self-evidence

(redirected from Self-evident proposition)
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self-ev·i·dent

(sĕlf′ĕv′ĭ-dənt)
adj.
Requiring no proof or explanation.

self′-ev′i·dence n.
self′-ev′i·dent·ly adv.
Mentioned in ?
References in classic literature ?
He added as a self-evident proposition, engendering low spirits, "But you can't marry, you know, while you're looking about you.
For if," said he, with the sort of self-evident proposition which many a clearer head does not always avoid, "we are too long going over the house, we shall not have time for what is to be done out of doors.
1) Understanding a self-evident proposition is how one grasps its evidence.
Regarding the first, Weingartner dwells at length on how the notion of a self-evident proposition can be represented in predicate logic.
Note that strong moral foundationalism has the odd consequence that an agent could be justified in believing some self-evident proposition P even if P was radically incoherent with the other things S believes.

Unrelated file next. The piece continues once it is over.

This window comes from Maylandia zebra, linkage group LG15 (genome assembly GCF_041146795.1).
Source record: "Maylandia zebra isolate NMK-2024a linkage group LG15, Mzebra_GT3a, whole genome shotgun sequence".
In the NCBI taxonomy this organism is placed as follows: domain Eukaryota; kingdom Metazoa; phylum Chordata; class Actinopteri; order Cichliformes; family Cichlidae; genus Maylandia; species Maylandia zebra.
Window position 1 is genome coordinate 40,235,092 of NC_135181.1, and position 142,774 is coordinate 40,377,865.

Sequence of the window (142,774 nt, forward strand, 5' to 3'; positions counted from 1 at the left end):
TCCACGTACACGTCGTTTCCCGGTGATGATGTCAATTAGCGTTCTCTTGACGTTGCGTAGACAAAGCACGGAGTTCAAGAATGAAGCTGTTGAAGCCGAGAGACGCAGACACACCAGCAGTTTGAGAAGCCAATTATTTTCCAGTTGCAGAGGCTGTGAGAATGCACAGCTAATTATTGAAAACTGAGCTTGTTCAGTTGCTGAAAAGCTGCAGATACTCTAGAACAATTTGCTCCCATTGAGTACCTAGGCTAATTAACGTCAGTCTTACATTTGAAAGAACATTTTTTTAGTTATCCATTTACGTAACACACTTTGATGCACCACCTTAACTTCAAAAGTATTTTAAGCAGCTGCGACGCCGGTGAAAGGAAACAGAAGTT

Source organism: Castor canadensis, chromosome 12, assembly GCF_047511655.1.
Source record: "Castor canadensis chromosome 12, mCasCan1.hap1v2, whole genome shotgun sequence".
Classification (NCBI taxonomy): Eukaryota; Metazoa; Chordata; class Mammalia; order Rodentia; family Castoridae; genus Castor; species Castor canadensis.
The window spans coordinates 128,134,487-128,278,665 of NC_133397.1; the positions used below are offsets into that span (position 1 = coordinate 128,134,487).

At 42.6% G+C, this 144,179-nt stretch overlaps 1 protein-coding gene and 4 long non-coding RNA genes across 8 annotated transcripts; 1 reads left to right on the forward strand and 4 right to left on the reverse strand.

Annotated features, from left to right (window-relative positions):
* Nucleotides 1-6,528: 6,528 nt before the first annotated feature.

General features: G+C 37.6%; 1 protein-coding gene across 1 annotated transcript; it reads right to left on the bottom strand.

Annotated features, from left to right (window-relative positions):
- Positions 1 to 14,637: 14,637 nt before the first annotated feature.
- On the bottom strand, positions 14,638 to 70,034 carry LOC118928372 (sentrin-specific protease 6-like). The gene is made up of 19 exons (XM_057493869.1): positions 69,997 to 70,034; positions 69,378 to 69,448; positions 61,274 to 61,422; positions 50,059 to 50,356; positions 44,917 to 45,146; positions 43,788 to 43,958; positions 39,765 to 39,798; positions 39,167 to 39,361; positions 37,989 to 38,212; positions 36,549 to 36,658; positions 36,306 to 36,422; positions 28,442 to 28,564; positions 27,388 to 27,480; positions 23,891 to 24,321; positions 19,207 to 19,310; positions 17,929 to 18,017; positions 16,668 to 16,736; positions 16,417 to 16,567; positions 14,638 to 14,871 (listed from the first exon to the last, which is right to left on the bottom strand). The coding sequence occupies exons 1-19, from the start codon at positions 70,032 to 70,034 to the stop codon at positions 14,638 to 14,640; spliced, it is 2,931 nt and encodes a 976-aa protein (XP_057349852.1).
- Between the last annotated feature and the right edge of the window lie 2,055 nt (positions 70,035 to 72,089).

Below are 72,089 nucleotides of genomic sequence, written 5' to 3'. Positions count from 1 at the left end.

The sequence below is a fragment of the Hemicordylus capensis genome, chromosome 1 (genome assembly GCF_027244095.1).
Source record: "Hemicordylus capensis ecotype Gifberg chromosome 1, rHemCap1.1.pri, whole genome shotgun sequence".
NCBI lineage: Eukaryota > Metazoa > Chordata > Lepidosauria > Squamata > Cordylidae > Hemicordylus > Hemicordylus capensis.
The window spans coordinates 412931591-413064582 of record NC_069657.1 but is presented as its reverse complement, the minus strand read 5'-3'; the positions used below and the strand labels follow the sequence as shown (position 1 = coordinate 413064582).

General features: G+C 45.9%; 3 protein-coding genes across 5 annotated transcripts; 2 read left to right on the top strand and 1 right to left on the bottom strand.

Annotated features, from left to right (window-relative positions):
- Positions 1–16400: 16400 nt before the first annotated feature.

This may seem a self-evident proposition, but it was not a widely held view.
This principle is not self-evident, nor can this principle be deduced from any self-evident proposition.
Since independence, however, this no longer seems a self-evident proposition.
This is not something I could plausibly `read off' a candidate perceptual belief in the way I might `read off' a belief that it provides grounds for some other belief or that it concerns a self-evident proposition.
In his 1992 book Against Excess, Kleiman writes: "Aside from the almost self-evident proposition that smoking anything is probably bad for the lungs, the quarter century since large numbers of Americans began to use marijuana has produced remarkably little laboratory or epidemiological evidence of serious health damage done by the drug.
Anyone can fail to grasp a self-evident proposition, just as anyone can fail to grasp a valid deduction.
A self-evident proposition is (roughly) a truth such that understanding it will meet two conditions: that understanding is (a) sufficient for one's being justified in believing it .